“The Fifteenth International Red Cross Conference opened yesterday, in Tokyo with 63 countries represented with over 300 official delegates participating. Her Imperial Highness Empress Nagako read the welcome address lo 58 representatives of foreign countries, who had arrived earlier for the International parley which will continue from Oct. 17-29.
“The significant conference with a cosmopolitan gathering is being held in the Orient for the first time in its history. Outside of foreign representatives, some 400 delegates from provincial branches of the Japanese Red Cross Society will attend the affair.
“Foreign delegates represent either their governments or their respective Red Cross Societies. Many prominent men of distinction and renown are listed on the program to make the conference a valuable impetus to the future development of international cooperation in Red Cross work.
“… The International Red Cross Conference is a significant event, as it is the supreme machinery for passing resolutions concerning International Red Cross activities. The conference is held every four years and participated in by countries signatory to the Geneva Treaty. Although its resolutions do not bind the governments, its semi-government character makes the resolutions passed set a standard for international treaties to follow.”
– “International Red Cross Meet in Japan for Conference”, The New World Daily News, San Francisco, October 19, 1934
15th International Conference of the Red Cross commemorative postcard and stamps, Tokyo, 1934.
Japan Red Cross Society commemorative postcard, c. 1937.
Ward in the Japanese Red Cross Central Hospital, Tokyo, c. 1910.
“Until World War I, the law of war was based on the assumption that civilians enjoyed complete immunity from war operations. No provisions with respect to civilians existed except those on their treatment in occupied territory, contained in the Hague Regulations of 1899 and 1907.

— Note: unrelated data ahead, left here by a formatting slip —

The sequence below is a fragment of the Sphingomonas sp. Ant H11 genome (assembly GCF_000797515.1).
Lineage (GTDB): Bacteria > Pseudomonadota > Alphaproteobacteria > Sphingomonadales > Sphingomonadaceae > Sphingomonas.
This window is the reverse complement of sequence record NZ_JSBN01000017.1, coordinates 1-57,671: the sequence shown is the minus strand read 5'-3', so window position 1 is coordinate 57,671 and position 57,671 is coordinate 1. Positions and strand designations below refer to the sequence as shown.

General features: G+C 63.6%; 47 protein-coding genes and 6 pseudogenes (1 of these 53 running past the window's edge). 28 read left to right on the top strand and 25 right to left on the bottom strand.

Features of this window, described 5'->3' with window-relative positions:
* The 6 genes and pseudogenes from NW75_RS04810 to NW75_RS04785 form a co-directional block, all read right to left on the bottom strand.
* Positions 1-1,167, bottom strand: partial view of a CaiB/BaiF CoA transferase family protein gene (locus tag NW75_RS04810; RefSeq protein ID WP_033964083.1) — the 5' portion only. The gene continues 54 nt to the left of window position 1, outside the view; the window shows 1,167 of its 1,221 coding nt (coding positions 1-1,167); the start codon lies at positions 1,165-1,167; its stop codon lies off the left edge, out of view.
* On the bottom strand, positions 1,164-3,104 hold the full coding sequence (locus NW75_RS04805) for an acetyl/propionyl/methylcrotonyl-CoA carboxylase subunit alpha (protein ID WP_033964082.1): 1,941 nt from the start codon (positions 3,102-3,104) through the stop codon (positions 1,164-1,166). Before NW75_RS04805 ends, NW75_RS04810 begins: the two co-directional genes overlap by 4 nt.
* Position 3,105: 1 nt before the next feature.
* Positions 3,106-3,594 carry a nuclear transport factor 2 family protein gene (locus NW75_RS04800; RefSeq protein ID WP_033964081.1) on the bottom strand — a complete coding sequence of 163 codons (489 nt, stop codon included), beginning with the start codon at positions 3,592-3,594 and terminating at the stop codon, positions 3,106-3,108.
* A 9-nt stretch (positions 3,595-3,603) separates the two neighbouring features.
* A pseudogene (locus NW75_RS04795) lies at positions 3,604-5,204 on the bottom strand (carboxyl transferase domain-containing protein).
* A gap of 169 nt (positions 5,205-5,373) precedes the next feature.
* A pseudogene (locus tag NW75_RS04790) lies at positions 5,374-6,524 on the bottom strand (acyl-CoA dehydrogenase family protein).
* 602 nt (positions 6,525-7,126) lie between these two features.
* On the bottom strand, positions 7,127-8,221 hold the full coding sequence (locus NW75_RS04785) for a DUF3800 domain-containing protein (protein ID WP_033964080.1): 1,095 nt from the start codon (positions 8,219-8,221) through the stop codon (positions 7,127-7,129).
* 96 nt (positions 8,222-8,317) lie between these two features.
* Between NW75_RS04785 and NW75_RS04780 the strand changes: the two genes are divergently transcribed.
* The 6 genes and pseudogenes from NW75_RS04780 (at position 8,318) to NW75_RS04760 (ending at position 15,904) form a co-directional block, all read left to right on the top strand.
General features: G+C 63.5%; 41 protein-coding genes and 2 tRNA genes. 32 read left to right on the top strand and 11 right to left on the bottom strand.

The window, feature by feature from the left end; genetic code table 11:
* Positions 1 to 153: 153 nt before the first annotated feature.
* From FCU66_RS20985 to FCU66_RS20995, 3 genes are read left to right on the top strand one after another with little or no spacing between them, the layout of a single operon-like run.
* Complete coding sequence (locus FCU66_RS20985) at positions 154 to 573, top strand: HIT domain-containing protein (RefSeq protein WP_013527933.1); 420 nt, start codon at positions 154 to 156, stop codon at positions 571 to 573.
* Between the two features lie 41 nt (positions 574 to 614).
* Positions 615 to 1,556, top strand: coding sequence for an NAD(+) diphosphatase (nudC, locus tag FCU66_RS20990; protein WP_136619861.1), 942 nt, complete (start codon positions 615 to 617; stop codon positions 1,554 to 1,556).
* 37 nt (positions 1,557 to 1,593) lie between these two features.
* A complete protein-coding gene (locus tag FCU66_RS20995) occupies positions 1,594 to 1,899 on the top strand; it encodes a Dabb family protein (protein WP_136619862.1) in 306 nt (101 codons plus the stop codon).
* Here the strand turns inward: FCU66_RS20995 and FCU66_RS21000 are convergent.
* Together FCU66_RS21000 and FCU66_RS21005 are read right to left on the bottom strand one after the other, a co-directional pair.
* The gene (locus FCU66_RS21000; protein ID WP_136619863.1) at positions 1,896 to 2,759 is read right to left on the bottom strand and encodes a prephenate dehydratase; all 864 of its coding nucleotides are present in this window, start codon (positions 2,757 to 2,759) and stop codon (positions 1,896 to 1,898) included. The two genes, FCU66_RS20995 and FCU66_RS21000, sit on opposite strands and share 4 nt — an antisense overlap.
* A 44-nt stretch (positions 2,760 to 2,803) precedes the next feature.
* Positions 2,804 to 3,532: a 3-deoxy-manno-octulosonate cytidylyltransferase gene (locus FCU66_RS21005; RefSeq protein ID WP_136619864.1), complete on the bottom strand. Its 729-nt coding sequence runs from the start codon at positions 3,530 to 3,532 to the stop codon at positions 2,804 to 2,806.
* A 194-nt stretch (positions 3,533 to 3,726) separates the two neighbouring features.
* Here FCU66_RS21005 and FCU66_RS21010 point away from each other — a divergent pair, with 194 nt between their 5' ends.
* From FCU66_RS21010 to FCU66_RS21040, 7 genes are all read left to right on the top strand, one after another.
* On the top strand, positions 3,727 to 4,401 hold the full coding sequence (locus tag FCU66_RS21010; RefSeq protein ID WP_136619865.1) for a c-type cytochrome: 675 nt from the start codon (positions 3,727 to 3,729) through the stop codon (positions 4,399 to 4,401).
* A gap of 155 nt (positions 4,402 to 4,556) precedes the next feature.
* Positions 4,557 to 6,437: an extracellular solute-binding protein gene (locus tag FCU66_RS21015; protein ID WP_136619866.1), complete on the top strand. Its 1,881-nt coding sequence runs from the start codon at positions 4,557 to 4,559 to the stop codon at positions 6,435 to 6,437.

“World War I fundamentally altered the situation. Enemy civilians in the territories of belligerents were interned in great numbers notwithstanding the lack of relevant provisions. Moreover, the provisions of the Hague Regulations on the occupied territories proved to be insufficient in view of changed circumstances.
“After the war, the International Conference of the Red Cross prepared drafts for a convention on the protection of civilians in the territory of belligerents and in occupied territories … Some governments feared that a new convention relating to war would undermine the cause of peace. As a consequence, no draft on civilians was submitted to the Diplomatic Conference of 1929.
“… The ICRC prepared a draft that was approved at the XVth Quadrennial International Red Cross Conference in Tokyo in 1934, with a view to its submission to a diplomatic conference convened by the Swiss government. Due to the slowness of government reactions, the date of the conference could not be set until 1939. It was fixed for the beginning of 1940. The outbreak of war in September 1939 prevented its taking place [until 1948].”
– Introduction to “Draft International Convention on the Condition and Protection of Civilians of Enemy Nationality Who Are on Territory Belonging To or Occupied By A Belligerent”, edited by Jiri Toman & Dietrich Schindler, The Laws of Armed Conflicts: A Collection of Conventions, Resolutions and Other Documents, 1973